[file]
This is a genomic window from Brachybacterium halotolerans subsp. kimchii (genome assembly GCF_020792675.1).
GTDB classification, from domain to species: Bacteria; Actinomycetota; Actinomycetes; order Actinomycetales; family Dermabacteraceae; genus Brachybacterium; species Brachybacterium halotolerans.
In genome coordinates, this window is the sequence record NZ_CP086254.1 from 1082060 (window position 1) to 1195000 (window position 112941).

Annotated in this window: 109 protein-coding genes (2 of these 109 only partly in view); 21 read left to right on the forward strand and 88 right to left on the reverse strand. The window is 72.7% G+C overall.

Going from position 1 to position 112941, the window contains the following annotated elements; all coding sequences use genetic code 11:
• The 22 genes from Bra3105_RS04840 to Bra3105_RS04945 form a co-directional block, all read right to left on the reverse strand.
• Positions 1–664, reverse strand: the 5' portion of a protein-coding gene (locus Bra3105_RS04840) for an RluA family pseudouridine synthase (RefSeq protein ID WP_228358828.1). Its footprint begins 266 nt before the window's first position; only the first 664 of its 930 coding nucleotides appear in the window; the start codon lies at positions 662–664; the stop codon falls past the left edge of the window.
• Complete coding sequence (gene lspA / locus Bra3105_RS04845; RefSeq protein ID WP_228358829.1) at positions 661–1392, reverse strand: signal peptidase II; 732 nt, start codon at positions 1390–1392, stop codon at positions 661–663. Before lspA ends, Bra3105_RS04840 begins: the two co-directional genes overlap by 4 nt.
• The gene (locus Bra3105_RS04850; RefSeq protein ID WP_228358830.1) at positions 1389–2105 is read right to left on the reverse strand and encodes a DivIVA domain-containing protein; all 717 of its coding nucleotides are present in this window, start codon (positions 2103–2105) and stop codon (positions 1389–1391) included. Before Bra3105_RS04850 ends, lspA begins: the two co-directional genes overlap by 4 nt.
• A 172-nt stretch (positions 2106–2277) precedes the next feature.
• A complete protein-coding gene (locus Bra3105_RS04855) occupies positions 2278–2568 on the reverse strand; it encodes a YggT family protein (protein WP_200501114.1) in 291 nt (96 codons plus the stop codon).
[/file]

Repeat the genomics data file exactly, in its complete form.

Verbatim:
This is a genomic window from Brachybacterium halotolerans subsp. kimchii (genome assembly GCF_020792675.1).
GTDB classification, from domain to species: Bacteria; Actinomycetota; Actinomycetes; order Actinomycetales; family Dermabacteraceae; genus Brachybacterium; species Brachybacterium halotolerans.
In genome coordinates, this window is the sequence record NZ_CP086254.1 from 1082060 (window position 1) to 1195000 (window position 112941).

Annotated in this window: 109 protein-coding genes (2 of these 109 only partly in view); 21 read left to right on the forward strand and 88 right to left on the reverse strand. The window is 72.7% G+C overall.

Going from position 1 to position 112941, the window contains the following annotated elements; all coding sequences use genetic code 11:
• The 22 genes from Bra3105_RS04840 to Bra3105_RS04945 form a co-directional block, all read right to left on the reverse strand.
• Positions 1–664, reverse strand: the 5' portion of a protein-coding gene (locus Bra3105_RS04840) for an RluA family pseudouridine synthase (RefSeq protein ID WP_228358828.1). Its footprint begins 266 nt before the window's first position; only the first 664 of its 930 coding nucleotides appear in the window; the start codon lies at positions 662–664; the stop codon falls past the left edge of the window.
• Complete coding sequence (gene lspA / locus Bra3105_RS04845; RefSeq protein ID WP_228358829.1) at positions 661–1392, reverse strand: signal peptidase II; 732 nt, start codon at positions 1390–1392, stop codon at positions 661–663. Before lspA ends, Bra3105_RS04840 begins: the two co-directional genes overlap by 4 nt.
• The gene (locus Bra3105_RS04850; RefSeq protein ID WP_228358830.1) at positions 1389–2105 is read right to left on the reverse strand and encodes a DivIVA domain-containing protein; all 717 of its coding nucleotides are present in this window, start codon (positions 2103–2105) and stop codon (positions 1389–1391) included. Before Bra3105_RS04850 ends, lspA begins: the two co-directional genes overlap by 4 nt.
• A 172-nt stretch (positions 2106–2277) precedes the next feature.
• A complete protein-coding gene (locus Bra3105_RS04855) occupies positions 2278–2568 on the reverse strand; it encodes a YggT family protein (protein WP_200501114.1) in 291 nt (96 codons plus the stop codon).